Sagdeev said the Mars 96 failure and other problems mean that it will "take a long time for the credibility of the [Russian] space community to be restored."
He urged the United States to take the lead in international cooperation on Mars missions, saying other countries were "begging" the U. S. to take the leadership role. However, he warned that it is a "very dangerous misconception" that the U. S. is the only country working on space science.
Robert Zubrin gave his presentation on his Mars Direct proposal for manned Mars missions. He said there should be do debate between robotic and human missions to Mars, but that there are many things humans can do on Mars which robots cannot. As one example, he noted that the robotic spacecraft planned for Mars would, if sent to explore the Earth instead, be unable to find evidence of dinosaur fossils, let alone microfossils.
Zubrin said a manned mission to Mars doesn't have to be expensive, and people only think it's expensive because of the 1989 NASA study which put a $450 billion price tag on a mission. "They don't have to fly to Mars in the Battlestar Galactica," Zubrin pointed out.
Zubrin finds the key problem to be a lack of focus, not money. He noted that the average budget for NASA between 1961 and 173, adjusted for inflation was $15.4 billion, or less than 20% more than the current budget.
An important part of any Mars program ,according to Zubrin, would be educational spinoffs. With 50 million Americans in pre-college studies now and an additional 50 million through 2008, an additional one million new scientists and engineers could be created if just one percent of the students are inspired by the mission.
NASA Administrator Dan Goldin rounded out the symposium with a talk where he suggested a manned mission to Mars might be ready as soon as 2012, provided several needed things are obtained and several challenges overcome.
Goldin said that NASA and the American people needed three things for a Mars program to succeed. One was a broad vision of a permanent presence on a planet other than the Earth, and as part of NASA's Origins Program to understand how the universe and life started. The second was the need to identify the challenges that must be overcome for any plan to succeed. The third was the need to recognize the cornucopia of benefits that would result from such a program.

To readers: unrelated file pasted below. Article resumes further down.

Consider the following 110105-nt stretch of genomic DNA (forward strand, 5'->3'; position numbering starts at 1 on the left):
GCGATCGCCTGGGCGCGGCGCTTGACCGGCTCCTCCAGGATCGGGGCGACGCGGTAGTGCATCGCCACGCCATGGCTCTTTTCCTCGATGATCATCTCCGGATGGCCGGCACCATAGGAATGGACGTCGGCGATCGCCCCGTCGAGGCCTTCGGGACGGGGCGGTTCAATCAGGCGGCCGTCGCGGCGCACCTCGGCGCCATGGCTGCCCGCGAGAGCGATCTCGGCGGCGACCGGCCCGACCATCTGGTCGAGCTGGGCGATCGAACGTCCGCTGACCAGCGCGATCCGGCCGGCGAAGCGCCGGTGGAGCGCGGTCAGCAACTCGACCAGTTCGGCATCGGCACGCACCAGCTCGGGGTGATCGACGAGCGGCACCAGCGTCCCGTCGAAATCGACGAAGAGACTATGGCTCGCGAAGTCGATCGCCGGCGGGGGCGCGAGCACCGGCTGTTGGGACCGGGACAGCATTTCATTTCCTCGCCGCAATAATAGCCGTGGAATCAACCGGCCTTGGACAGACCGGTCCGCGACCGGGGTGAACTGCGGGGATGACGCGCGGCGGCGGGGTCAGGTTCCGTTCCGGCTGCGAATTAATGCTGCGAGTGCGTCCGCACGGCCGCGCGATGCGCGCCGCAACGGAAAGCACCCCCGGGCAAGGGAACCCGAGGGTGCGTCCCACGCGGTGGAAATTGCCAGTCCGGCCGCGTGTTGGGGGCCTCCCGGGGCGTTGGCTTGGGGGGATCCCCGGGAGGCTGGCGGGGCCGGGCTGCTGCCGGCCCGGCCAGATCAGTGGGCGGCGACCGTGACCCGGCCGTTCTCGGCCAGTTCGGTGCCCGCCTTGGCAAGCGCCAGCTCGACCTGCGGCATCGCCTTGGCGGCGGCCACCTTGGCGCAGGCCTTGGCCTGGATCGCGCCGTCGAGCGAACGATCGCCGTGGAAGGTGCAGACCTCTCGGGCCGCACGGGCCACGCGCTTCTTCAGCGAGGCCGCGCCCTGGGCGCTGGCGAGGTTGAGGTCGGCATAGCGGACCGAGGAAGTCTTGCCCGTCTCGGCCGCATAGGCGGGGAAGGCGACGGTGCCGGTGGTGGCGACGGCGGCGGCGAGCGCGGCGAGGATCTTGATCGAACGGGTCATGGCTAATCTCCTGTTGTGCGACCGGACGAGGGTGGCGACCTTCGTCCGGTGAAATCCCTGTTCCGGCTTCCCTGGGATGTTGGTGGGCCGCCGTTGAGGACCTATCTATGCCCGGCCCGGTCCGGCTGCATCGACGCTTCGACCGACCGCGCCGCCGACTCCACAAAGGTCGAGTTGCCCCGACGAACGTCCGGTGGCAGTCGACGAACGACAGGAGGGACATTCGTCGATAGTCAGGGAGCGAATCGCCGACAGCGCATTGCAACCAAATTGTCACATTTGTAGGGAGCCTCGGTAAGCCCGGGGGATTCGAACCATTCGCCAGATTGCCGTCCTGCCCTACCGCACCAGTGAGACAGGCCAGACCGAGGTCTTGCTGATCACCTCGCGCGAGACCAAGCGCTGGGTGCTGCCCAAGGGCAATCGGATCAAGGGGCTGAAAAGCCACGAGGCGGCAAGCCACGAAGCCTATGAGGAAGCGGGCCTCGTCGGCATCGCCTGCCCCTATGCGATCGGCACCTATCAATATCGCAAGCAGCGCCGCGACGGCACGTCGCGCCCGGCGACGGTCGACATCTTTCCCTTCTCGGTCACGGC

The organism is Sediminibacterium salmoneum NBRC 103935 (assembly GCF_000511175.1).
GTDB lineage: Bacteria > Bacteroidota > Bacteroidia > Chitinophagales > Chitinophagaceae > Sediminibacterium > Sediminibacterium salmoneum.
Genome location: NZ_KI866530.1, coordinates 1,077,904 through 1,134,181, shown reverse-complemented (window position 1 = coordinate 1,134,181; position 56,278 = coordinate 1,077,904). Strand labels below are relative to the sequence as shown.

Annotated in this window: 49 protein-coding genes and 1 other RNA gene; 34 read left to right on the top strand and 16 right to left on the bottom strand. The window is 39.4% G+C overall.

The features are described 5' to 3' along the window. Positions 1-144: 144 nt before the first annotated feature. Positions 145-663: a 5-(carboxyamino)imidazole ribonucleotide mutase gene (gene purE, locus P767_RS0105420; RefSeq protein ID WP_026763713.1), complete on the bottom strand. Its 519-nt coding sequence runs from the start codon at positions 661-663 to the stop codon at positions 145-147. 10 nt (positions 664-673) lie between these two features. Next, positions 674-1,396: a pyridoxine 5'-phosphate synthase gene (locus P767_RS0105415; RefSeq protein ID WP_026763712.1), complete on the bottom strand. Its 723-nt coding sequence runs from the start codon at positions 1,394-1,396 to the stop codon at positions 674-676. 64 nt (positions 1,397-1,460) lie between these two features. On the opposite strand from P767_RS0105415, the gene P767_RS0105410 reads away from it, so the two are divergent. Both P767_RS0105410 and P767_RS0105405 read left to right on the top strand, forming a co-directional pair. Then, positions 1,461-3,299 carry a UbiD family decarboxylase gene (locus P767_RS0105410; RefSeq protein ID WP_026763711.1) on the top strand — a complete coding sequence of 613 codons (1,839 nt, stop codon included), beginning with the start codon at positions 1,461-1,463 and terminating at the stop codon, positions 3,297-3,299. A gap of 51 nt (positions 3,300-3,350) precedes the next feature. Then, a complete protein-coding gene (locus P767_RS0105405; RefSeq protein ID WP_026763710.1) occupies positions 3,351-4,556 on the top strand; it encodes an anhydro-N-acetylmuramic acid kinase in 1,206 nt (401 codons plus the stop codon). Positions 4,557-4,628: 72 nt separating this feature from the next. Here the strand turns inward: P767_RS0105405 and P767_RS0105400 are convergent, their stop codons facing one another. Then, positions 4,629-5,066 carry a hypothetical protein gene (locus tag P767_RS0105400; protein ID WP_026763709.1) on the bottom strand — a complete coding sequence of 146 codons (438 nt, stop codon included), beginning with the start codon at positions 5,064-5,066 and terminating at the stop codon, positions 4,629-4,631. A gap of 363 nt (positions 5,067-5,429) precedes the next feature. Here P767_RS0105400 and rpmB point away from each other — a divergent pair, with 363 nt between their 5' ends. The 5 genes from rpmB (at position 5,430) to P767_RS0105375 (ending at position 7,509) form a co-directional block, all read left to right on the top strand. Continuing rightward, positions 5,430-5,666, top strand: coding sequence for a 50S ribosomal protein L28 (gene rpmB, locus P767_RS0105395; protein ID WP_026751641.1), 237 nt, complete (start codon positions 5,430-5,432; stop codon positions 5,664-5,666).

Two of the challenges that must be overcome, according to Goldin, are cost and time delays. At the current cost of $10,000 per pound of payload to low earth orbit, a single Mars expedition might cost $12 billion dollars, and six such missions over a ten-year period would account for more than half of NASA's budget. Goldin said NASA is working to get launch prices down to $1,000 a pound, and then eventually to $200 a pound.
The second challenge, time delays, stems from the delays of up to 40 minutes for round-trip communications between the Earth and Mars. Such a delay could be dangerous or fatal to a crew, requiring the development of expert systems to aid future crews.
"Doing it the way we know how to do it is not how we want to do it," Goldin summarized.
If those problems can be overcome, Goldin suggested an international program for a manned Mars mission could begin as early as 2004, after the International Space Station is completed. Under such a program, a manned mission could take place as early as 2012.
"We are going to do it," Goldin said. "NASA is going to impact the future."
Students of George Washington University's Space Policy Institute released initial results on a survey seeking understand the public's opinions on Mars life and the future of Mars exploration. Of the 233 respondents via the Internet, over 60 percent thought the discovery of past life on Mars was one of the biggest discoveries ever. Other interesting statistics: 46% thought it was very important the United States took the lead in Mars exploration, 56% thought a manned mission should start as soon as it's technically and financially possible, and 83% thought there should be some kind of increase in NASA's budget. Full survey results will be released by GWU in the near future... Best quote from the conference: "PAHs [polycyclic aromatic hydrocarbons] make poor conversational companions." -- Peter Caws, professor of philosophy, GWU... If one wanted any further proof that the discovery of past life on Mars had a smaller impact than some might have thought, one only needed to hear Richard Berendzen. The physics professor from American University commented that he and Goldin had been invited to appear on Nightline that night to talk about Mars, only to have the offer apologetically withdrawn. The reason? Nightline wanted to cover something of apparently far greater significance: the testimony by O. J. Simpson that day in his civil trial.